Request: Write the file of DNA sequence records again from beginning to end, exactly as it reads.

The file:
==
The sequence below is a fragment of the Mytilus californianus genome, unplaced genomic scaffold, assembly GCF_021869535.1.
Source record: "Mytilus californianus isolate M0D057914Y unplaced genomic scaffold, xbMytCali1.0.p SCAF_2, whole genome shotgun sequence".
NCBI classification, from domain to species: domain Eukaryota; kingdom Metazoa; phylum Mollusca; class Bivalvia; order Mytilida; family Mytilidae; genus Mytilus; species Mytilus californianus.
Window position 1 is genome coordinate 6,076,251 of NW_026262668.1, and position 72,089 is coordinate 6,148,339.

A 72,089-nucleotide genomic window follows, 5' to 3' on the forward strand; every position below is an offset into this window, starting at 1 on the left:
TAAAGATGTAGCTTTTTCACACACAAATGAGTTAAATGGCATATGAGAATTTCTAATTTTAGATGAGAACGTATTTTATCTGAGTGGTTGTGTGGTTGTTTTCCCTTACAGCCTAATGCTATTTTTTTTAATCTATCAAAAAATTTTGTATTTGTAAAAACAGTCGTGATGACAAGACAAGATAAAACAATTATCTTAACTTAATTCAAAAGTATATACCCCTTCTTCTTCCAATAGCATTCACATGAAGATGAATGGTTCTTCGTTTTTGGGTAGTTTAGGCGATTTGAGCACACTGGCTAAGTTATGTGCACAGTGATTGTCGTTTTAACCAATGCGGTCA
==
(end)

The sequence below is a fragment of the Mytilus californianus genome, unplaced genomic scaffold, assembly GCF_021869535.1.
Source record: "Mytilus californianus isolate M0D057914Y unplaced genomic scaffold, xbMytCali1.0.p SCAF_2, whole genome shotgun sequence".
NCBI classification, from domain to species: domain Eukaryota; kingdom Metazoa; phylum Mollusca; class Bivalvia; order Mytilida; family Mytilidae; genus Mytilus; species Mytilus californianus.
Window position 1 is genome coordinate 6,076,251 of NW_026262668.1, and position 72,089 is coordinate 6,148,339.

A 72,089-nucleotide genomic window follows, 5' to 3' on the forward strand; every position below is an offset into this window, starting at 1 on the left:
TAAAGATGTAGCTTTTTCACACACAAATGAGTTAAATGGCATATGAGAATTTCTAATTTTAGATGAGAACGTATTTTATCTGAGTGGTTGTGTGGTTGTTTTCCCTTACAGCCTAATGCTATTTTTTTTAATCTATCAAAAAATTTTGTATTTGTAAAAACAGTCGTGATGACAAGACAAGATAAAACAATTATCTTAACTTAATTCAAAAGTATATACCCCTTCTTCTTCCAATAGCATTCACATGAAGATGAATGGTTCTTCGTTTTTGGGTAGTTTAGGCGATTTGAGCACACTGGCTAAGTTATGTGCACAGTGATTGTCGTTTTAACCAATGCGGTCA